Thursday, 4 February 2016

When lightning strikes a crowded room

When I met my first boyfriend, lightning struck. We had never met before, but the moment he walked into my friend's kitchen, he was my sole focus that night. It turned out to be mutual. We talked to each other, and for each other all through dinner. We walked to the bus stop for me to catch a bus, he wheeling his bike so he could keep talking to me. It was only the part of my screaming "you're not out yet! To anyone! Do not make any rash decisions!" that stopped me from kissing him that very night.
We texted incessantly, and began a rapid, dramatic courtship. We went on dates, walked through London at night, kissed, fought, made up, spilled our hearts to each other. It was passionate and powerful and joyous and liberating and melodramatic in a way only the first encounter with those feelings can be. I have no regrets about that relationship.
It lasted three months. We broke up (with much elegant drama), saw each other a couple more times, then went off on our separate lives once again. The only fallout from that relationship was a bruised heart, and some lessons about how to treat other people.
I was young, and single, and my boyfriend was a stranger. Lightning struck us, and it was exhilarating. If any of those parameters had been different, the lightning strike would have been at least inconvenient, at most terrifying.
There is a reason Anna Karenina flees the ball after her encounter with Vronsky. There is a reason Olivia's response to meeting Viola/Cesario is "Soft, even so swiftly may one catch the plague?" There is a reason Elinor Dashwood will not speak of her feelings for Edward Farrars, when she does not know (and has reason to doubt) that any good may come of it.
The lightning strikes of love guarantee nothing: not that the lightning strike is reciprocated, not that the fit is good, not that happiness will befall. To use them as the sole guide of behavior is foolishness. To claim they are the pathway to goodness and happiness and should be given special consideration above all other factors is adolescent petulance that results in real pain.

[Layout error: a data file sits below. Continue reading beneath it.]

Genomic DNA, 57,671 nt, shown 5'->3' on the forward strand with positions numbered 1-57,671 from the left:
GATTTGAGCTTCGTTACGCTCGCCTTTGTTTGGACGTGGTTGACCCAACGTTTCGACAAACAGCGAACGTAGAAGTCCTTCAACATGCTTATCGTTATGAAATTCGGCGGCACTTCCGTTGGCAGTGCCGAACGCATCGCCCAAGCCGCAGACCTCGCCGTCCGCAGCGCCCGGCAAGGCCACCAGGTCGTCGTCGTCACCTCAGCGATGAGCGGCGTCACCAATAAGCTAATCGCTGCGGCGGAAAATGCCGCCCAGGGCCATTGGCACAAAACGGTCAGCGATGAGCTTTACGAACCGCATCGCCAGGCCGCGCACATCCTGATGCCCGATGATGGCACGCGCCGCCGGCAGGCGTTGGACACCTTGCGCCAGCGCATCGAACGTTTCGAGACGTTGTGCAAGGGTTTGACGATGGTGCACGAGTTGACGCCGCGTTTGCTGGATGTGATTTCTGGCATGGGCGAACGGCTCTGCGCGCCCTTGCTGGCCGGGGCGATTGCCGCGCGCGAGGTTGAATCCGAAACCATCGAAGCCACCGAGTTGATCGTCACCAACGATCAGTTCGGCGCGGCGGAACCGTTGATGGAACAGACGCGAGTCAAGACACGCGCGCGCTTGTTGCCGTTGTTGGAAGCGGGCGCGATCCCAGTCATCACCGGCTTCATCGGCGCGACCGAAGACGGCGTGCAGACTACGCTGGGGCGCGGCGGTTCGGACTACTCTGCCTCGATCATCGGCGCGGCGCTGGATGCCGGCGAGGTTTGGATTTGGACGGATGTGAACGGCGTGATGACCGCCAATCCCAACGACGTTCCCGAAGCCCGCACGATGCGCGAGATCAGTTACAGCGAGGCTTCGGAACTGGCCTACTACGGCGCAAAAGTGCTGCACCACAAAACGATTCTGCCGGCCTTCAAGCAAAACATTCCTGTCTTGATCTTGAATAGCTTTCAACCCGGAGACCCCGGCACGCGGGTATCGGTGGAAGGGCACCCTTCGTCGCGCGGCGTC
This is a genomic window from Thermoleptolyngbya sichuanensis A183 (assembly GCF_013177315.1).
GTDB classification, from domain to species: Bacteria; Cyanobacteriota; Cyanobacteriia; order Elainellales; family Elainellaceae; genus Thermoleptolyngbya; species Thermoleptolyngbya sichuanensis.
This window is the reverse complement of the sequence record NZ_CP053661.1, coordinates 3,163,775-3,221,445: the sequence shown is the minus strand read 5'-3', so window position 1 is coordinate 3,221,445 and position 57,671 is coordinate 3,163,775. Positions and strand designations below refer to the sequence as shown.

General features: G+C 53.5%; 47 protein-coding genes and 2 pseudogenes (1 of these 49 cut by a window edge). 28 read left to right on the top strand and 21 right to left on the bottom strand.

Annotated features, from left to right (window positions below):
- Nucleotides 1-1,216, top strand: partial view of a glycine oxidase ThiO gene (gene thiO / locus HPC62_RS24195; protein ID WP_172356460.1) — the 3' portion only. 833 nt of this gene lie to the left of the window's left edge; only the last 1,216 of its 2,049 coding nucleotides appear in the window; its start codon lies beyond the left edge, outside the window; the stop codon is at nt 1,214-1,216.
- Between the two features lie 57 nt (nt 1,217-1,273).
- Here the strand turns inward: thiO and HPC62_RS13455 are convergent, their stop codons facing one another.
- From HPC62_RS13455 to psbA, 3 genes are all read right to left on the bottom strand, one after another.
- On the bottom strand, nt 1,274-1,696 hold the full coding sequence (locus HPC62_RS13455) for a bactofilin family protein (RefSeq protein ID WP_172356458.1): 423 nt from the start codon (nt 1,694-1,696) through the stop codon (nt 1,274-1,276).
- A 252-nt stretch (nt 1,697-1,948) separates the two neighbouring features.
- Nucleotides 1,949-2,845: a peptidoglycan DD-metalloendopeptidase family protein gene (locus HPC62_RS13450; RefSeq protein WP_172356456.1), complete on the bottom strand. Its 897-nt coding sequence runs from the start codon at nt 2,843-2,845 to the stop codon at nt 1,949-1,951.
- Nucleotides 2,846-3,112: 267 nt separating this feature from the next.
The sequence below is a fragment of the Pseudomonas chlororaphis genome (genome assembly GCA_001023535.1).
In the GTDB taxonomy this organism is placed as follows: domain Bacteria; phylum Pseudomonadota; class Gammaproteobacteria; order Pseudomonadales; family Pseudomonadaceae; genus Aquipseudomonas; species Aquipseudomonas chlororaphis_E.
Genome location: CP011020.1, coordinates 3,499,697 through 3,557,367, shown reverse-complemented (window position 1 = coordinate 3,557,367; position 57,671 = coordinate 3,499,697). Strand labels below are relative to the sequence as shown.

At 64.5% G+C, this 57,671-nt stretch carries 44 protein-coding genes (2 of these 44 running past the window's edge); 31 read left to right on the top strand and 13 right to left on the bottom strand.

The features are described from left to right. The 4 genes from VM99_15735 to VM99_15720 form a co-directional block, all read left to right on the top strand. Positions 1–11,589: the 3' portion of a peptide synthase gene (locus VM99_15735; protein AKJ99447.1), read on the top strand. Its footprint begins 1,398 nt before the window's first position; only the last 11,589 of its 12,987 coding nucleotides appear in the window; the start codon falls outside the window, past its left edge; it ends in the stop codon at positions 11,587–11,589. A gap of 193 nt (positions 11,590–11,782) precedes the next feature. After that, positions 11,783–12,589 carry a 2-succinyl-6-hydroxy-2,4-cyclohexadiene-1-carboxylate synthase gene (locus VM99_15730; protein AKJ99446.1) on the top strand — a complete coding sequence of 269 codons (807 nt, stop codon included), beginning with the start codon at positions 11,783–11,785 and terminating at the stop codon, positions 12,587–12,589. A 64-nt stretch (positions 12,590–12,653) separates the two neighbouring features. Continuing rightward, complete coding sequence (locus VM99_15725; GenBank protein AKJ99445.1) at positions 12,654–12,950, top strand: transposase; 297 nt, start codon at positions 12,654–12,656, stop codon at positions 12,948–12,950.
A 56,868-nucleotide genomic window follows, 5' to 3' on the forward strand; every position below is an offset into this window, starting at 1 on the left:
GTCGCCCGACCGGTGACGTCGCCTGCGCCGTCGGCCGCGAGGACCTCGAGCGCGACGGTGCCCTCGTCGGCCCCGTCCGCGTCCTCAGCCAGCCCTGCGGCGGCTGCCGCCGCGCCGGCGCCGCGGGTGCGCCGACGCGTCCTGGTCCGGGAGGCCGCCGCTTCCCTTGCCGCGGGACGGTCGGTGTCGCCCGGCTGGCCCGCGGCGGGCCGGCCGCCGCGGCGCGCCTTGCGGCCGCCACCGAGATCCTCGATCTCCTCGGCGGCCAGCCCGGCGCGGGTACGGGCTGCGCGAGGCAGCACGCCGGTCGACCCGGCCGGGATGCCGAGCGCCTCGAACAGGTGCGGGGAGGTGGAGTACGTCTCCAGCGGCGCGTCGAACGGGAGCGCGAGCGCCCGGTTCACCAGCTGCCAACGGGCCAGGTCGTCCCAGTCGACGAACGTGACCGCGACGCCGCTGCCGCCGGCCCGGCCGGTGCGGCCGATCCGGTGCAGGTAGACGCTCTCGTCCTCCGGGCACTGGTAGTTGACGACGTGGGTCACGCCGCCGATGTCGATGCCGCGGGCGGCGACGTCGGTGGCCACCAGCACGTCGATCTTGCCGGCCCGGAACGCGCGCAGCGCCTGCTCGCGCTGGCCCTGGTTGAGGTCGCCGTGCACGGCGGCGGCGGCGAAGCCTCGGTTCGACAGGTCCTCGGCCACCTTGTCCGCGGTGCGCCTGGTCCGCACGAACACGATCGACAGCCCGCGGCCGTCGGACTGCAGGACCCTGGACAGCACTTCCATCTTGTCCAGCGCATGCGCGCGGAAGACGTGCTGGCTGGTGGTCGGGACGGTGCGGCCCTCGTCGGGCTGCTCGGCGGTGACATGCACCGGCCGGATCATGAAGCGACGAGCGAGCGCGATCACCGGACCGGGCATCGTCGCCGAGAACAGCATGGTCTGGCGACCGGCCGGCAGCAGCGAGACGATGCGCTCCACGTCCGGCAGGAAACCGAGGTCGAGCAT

People take risks for love yes. They sometimes must. And they sometimes pay a heavy price. You probably know several people who've moved for love, only to have it not work out. They rebuild their lives in a new place, alluding only rarely to the circumstance that brought them there. We often, if we are friends with people making those choices, have misgivings, fears. "Are you sure? Is this wise?"
Literature and personal history tell us that lightning love is a poor guide of behavior. And yet, when some suggest that, in situations were abuse of power is easy, where all outside factors conspire to suggest that following the guides of Eros's arrow is foolish and dangerous, and enables much worse behavior, how quick we are to demand that love be given primacy.
How many of you would counsel a friend or daughter to run off with someone they'd met only once? How many of you would counsel a married friend to start an affair because of a moment on chemistry, rather than to make quite sure they were never alone with that person again? And yet you would not counsel someone not to start a relationship with their subordinates? And yet you would not tell them that is ill advised? And yet you would not tell them to protect both themselves and the one they claim to love? I call shenanigans.
Edward Farrars, as it turns out, was as enamoured of Elinor as she of him. But he had gotten engaged to Lucy Steele much younger, and to break that engagement (because of the fucked up social mores of Austen's time) would have ruined the young woman. Edward chose to honor his promise to Lucy (until circumstances relieved him of it). Had he not done so, not only would he have ruined Lucy, he would not have been the honorable, kind man that Elinor fell for in the first place.
In contrast, Willoughby, the Villain of sense and sensibility, pursues Elinor's sister Marianne. Here is the point though: Willoughby's love for Marianne is not insincere. But because he is selfish, he does not recognise that pursuing that attraction can only harm Marianne. This is what Elinor cannot forgive in him: that he put his own pleasure ahead of her sister's wellbeing. Austen understood only too well that to be in love with someone, is not the same as to care for them.
If you wish to do well by people, you cannot rely on the lightning strikes of passion to guide you to goodness. Austen knew this, Tolstoi knew this, Shakespeare knew this. Scientists should remember it too

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